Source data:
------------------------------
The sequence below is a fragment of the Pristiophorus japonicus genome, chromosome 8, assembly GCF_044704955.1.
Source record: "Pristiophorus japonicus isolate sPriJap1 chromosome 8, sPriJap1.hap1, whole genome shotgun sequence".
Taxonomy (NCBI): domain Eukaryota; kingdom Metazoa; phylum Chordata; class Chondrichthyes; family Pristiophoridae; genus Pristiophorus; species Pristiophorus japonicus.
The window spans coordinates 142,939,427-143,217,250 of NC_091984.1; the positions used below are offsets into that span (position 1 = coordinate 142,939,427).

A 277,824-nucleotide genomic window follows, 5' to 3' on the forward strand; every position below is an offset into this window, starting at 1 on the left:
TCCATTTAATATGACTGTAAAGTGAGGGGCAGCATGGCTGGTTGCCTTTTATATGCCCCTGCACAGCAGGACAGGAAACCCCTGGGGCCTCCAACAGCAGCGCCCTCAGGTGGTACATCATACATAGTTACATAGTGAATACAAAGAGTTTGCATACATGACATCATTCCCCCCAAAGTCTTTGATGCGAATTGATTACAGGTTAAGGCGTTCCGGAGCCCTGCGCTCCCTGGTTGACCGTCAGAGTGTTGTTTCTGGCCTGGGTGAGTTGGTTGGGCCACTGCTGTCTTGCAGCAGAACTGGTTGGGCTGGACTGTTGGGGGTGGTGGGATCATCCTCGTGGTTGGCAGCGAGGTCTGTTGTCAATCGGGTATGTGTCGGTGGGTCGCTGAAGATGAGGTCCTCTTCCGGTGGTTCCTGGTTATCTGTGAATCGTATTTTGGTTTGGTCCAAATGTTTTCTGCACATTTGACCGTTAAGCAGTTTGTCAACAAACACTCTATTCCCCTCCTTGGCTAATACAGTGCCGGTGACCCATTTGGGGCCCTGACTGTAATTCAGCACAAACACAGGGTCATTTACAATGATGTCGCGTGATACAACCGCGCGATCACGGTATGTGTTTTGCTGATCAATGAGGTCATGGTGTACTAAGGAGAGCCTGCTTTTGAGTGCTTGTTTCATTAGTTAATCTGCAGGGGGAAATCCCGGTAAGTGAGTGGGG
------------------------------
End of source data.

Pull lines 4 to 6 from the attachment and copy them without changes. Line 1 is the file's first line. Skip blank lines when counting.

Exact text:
The window spans coordinates 142,939,427-143,217,250 of NC_091984.1; the positions used below are offsets into that span (position 1 = coordinate 142,939,427).

A 277,824-nucleotide genomic window follows, 5' to 3' on the forward strand; every position below is an offset into this window, starting at 1 on the left:
TCCATTTAATATGACTGTAAAGTGAGGGGCAGCATGGCTGGTTGCCTTTTATATGCCCCTGCACAGCAGGACAGGAAACCCCTGGGGCCTCCAACAGCAGCGCCCTCAGGTGGTACATCATACATAGTTACATAGTGAATACAAAGAGTTTGCATACATGACATCATTCCCCCCAAAGTCTTTGATGCGAATTGATTACAGGTTAAGGCGTTCCGGAGCCCTGCGCTCCCTGGTTGACCGTCAGAGTGTTGTTTCTGGCCTGGGTGAGTTGGTTGGGCCACTGCTGTCTTGCAGCAGAACTGGTTGGGCTGGACTGTTGGGGGTGGTGGGATCATCCTCGTGGTTGGCAGCGAGGTCTGTTGTCAATCGGGTATGTGTCGGTGGGTCGCTGAAGATGAGGTCCTCTTCCGGTGGTTCCTGGTTATCTGTGAATCGTATTTTGGTTTGGTCCAAATGTTTTCTGCACATTTGACCGTTAAGCAGTTTGTCAACAAACACTCTATTCCCCTCCTTGGCTAATACAGTGCCGGTGACCCATTTGGGGCCCTGACTGTAATTCAGCACAAACACAGGGTCATTTACAATGATGTCGCGTGATACAACCGCGCGATCACGGTATGTGTTTTGCTGATCAATGAGGTCATGGTGTACTAAGGAGAGCCTGCTTTTGAGTGCTTGTTTCATTAGTTAATCTGCAGGGGGAAATCCCGGTAAGTGAGTGGGG